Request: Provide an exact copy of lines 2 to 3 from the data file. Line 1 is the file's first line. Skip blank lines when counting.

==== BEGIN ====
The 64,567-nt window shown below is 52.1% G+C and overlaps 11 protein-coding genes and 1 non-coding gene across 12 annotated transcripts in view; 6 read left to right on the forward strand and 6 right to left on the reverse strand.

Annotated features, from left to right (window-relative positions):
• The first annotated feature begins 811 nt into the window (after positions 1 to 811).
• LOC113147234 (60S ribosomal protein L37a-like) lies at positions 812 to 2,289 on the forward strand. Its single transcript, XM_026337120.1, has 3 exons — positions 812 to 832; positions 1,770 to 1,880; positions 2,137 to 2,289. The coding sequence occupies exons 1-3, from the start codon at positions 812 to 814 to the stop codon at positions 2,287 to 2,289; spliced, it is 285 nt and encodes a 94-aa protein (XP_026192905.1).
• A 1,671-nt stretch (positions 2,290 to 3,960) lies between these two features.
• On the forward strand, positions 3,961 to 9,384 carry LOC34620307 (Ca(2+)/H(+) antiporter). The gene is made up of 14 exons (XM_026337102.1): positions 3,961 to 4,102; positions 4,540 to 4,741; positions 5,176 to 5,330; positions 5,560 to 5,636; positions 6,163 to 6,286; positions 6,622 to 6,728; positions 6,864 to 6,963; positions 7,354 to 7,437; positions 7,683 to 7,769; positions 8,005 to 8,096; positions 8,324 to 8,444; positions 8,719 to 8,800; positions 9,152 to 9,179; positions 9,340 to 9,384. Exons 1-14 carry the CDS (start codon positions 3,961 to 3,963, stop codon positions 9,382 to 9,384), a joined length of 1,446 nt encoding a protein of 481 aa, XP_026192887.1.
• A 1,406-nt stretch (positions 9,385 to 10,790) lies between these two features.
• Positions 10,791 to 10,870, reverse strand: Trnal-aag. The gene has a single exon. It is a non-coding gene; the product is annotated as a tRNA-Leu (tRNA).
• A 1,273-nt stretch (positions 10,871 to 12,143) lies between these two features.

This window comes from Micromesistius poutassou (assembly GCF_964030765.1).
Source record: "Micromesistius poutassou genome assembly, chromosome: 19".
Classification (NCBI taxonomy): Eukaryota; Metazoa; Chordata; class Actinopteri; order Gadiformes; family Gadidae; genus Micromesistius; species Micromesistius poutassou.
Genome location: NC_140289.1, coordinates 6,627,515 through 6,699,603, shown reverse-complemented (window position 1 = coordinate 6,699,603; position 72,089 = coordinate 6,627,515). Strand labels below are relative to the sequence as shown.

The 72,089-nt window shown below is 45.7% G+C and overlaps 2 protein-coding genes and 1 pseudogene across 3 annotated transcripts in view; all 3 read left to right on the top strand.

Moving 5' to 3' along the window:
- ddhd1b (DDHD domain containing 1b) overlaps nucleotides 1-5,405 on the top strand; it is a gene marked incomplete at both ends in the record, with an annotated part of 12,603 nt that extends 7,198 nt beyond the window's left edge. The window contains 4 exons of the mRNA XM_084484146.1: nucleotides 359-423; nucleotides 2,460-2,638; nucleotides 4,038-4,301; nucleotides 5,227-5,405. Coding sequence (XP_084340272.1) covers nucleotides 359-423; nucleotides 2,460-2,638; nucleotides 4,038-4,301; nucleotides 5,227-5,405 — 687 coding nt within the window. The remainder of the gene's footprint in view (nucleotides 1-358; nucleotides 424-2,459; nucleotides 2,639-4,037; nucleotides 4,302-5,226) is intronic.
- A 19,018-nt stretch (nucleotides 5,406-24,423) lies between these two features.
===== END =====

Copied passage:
Annotated features, from left to right (window-relative positions):
• The first annotated feature begins 811 nt into the window (after positions 1 to 811).